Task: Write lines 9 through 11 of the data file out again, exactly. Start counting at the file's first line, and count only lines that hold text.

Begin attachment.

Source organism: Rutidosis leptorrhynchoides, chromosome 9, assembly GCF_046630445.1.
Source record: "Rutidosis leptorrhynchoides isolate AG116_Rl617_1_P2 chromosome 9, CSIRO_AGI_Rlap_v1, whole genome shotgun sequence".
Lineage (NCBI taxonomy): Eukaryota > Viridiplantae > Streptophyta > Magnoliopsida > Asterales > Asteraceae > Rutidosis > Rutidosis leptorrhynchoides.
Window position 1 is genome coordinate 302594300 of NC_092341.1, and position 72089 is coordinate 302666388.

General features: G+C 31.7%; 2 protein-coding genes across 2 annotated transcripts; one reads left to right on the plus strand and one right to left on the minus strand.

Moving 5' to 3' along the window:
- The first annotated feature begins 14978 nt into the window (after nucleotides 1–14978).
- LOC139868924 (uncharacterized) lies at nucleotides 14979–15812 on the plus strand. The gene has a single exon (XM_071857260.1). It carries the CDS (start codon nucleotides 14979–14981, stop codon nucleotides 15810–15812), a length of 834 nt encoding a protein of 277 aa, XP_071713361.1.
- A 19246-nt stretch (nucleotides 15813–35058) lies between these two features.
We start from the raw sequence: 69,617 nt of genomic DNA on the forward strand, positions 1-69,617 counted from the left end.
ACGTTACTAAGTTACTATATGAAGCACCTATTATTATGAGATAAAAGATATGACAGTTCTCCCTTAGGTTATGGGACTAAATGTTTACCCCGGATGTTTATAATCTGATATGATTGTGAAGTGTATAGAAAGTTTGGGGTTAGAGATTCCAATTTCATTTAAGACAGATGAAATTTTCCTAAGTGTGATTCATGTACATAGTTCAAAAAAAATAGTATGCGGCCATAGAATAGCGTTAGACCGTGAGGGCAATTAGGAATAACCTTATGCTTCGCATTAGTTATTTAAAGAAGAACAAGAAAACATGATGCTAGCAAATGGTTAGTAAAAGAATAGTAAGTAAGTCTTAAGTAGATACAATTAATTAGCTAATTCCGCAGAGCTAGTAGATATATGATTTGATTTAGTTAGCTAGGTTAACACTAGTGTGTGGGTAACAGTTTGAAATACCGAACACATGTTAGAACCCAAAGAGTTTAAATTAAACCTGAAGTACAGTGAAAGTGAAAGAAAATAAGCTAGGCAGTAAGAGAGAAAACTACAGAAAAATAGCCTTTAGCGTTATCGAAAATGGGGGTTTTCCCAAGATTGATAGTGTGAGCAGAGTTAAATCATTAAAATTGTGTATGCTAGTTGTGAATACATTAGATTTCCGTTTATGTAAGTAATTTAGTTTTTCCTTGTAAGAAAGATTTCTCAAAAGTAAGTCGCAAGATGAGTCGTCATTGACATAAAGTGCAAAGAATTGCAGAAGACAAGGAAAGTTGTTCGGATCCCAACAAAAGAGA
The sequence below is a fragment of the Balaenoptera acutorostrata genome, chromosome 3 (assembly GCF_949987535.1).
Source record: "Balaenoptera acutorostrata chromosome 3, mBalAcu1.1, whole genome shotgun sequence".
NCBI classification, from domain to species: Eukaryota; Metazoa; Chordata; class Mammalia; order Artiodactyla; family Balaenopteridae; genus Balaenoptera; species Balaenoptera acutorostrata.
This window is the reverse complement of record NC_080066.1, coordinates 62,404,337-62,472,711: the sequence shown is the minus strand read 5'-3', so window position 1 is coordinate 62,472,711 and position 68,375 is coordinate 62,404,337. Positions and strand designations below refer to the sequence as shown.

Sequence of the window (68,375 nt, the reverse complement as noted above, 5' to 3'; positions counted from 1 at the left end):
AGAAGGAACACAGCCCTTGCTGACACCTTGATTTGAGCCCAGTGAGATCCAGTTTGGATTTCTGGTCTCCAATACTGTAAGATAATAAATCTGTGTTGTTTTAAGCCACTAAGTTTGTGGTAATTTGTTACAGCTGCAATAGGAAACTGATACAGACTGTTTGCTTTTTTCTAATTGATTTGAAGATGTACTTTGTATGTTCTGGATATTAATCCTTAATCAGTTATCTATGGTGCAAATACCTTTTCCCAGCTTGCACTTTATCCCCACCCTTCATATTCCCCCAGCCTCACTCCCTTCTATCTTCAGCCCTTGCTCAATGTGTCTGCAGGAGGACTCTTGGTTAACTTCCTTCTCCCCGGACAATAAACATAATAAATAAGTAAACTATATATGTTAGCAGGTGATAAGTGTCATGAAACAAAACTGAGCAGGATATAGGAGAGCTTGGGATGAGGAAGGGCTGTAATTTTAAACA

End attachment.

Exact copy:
- A 19246-nt stretch (nucleotides 15813–35058) lies between these two features.
We start from the raw sequence: 69,617 nt of genomic DNA on the forward strand, positions 1-69,617 counted from the left end.
ACGTTACTAAGTTACTATATGAAGCACCTATTATTATGAGATAAAAGATATGACAGTTCTCCCTTAGGTTATGGGACTAAATGTTTACCCCGGATGTTTATAATCTGATATGATTGTGAAGTGTATAGAAAGTTTGGGGTTAGAGATTCCAATTTCATTTAAGACAGATGAAATTTTCCTAAGTGTGATTCATGTACATAGTTCAAAAAAAATAGTATGCGGCCATAGAATAGCGTTAGACCGTGAGGGCAATTAGGAATAACCTTATGCTTCGCATTAGTTATTTAAAGAAGAACAAGAAAACATGATGCTAGCAAATGGTTAGTAAAAGAATAGTAAGTAAGTCTTAAGTAGATACAATTAATTAGCTAATTCCGCAGAGCTAGTAGATATATGATTTGATTTAGTTAGCTAGGTTAACACTAGTGTGTGGGTAACAGTTTGAAATACCGAACACATGTTAGAACCCAAAGAGTTTAAATTAAACCTGAAGTACAGTGAAAGTGAAAGAAAATAAGCTAGGCAGTAAGAGAGAAAACTACAGAAAAATAGCCTTTAGCGTTATCGAAAATGGGGGTTTTCCCAAGATTGATAGTGTGAGCAGAGTTAAATCATTAAAATTGTGTATGCTAGTTGTGAATACATTAGATTTCCGTTTATGTAAGTAATTTAGTTTTTCCTTGTAAGAAAGATTTCTCAAAAGTAAGTCGCAAGATGAGTCGTCATTGACATAAAGTGCAAAGAATTGCAGAAGACAAGGAAAGTTGTTCGGATCCCAACAAAAGAGA